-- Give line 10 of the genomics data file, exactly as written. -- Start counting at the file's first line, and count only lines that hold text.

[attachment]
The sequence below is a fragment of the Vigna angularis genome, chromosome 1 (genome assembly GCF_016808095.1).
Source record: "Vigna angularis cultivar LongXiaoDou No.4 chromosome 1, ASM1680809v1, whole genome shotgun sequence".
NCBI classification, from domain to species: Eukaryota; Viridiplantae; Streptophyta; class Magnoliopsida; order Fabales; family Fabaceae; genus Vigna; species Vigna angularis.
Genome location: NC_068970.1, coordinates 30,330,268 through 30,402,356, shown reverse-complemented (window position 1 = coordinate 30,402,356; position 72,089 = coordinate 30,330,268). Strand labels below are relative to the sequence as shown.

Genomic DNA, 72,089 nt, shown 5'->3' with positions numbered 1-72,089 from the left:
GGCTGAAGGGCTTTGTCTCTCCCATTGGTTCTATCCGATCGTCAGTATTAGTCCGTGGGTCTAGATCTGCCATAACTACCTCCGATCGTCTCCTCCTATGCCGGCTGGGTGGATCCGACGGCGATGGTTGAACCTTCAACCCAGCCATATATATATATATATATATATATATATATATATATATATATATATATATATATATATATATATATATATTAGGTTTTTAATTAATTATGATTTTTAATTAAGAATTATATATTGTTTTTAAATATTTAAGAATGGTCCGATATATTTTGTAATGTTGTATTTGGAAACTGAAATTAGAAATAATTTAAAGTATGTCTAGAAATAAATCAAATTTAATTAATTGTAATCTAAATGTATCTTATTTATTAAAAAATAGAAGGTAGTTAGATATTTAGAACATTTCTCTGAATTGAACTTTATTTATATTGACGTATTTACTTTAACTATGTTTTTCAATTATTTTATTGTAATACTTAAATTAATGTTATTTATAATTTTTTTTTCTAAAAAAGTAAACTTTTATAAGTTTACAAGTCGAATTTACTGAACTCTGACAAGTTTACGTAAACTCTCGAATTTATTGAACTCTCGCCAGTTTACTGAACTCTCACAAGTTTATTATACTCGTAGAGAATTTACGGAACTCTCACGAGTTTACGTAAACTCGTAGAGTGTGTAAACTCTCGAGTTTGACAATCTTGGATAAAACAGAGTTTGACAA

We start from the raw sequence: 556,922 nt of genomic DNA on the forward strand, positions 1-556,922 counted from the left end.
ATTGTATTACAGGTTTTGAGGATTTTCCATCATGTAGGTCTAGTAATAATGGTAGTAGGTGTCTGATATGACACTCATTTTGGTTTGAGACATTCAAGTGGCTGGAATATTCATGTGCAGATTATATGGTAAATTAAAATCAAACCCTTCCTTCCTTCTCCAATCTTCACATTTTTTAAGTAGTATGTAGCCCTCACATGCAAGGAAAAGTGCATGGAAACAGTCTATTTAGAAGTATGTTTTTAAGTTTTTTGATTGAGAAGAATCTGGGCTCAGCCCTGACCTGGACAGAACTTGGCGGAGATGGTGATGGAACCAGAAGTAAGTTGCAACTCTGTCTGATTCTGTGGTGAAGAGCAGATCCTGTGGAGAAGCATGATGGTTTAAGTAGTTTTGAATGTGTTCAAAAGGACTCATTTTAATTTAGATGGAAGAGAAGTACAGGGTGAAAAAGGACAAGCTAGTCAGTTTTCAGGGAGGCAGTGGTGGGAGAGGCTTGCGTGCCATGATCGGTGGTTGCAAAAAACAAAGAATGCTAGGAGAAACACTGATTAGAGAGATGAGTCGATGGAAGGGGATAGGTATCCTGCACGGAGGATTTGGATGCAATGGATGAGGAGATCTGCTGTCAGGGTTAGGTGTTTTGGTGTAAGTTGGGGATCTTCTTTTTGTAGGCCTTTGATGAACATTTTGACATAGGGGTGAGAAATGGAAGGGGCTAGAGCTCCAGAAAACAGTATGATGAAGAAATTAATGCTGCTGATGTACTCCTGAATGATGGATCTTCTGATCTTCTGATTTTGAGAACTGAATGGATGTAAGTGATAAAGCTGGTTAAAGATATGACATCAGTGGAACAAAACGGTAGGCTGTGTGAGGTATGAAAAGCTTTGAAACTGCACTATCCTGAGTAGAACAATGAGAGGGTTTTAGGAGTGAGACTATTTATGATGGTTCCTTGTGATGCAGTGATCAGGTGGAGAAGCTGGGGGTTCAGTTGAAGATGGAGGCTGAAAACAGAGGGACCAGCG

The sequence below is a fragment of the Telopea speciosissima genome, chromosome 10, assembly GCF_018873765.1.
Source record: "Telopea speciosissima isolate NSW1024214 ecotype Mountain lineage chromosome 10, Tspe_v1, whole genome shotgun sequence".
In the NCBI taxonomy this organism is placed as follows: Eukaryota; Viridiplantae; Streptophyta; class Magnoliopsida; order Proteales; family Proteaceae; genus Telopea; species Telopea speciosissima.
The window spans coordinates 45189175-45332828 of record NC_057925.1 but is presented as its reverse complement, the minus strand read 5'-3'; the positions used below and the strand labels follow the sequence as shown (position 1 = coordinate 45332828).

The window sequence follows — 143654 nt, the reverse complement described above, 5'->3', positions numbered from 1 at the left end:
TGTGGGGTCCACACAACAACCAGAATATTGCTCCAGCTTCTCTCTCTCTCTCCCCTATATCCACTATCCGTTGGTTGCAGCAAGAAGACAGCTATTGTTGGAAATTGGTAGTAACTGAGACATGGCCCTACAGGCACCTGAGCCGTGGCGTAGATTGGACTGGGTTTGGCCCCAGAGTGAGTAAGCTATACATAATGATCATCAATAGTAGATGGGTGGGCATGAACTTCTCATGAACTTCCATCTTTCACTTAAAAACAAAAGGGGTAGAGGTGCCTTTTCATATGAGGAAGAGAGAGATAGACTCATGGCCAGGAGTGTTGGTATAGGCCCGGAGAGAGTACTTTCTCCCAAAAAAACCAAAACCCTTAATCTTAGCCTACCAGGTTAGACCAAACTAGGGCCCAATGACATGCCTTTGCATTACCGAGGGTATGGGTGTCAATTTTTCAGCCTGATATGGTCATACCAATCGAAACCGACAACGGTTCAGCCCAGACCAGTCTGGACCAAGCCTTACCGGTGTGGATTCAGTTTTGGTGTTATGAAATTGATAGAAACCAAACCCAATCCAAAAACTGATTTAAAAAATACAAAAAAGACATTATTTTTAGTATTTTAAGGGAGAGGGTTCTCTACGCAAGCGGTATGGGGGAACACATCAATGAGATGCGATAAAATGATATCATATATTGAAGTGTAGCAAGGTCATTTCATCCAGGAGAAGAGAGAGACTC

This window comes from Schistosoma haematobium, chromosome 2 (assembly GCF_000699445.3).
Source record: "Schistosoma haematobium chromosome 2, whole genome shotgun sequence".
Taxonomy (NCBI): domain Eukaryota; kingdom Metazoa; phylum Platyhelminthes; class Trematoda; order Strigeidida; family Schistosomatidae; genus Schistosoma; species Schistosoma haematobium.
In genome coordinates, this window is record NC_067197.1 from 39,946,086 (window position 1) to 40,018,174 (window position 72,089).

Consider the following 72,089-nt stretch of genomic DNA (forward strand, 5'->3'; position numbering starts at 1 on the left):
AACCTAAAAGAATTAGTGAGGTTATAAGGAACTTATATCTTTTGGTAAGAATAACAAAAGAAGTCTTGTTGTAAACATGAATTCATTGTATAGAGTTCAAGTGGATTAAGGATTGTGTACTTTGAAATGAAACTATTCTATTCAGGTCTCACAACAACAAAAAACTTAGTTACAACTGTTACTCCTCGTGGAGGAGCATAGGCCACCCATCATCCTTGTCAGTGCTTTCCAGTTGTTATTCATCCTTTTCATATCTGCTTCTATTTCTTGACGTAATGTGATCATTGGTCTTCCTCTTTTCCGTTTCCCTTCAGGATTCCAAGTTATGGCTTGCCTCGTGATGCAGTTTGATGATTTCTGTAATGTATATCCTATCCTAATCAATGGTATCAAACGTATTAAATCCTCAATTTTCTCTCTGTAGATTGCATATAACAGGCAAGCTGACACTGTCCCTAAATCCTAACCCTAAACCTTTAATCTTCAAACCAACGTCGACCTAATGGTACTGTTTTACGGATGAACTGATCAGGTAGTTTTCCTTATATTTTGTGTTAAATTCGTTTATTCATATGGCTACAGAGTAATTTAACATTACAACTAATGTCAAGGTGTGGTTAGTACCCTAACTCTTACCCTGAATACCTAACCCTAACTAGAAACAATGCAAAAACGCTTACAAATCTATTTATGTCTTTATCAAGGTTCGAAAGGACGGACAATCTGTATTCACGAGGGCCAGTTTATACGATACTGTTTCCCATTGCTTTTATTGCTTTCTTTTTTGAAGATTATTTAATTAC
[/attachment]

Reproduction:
Source record: "Telopea speciosissima isolate NSW1024214 ecotype Mountain lineage chromosome 10, Tspe_v1, whole genome shotgun sequence".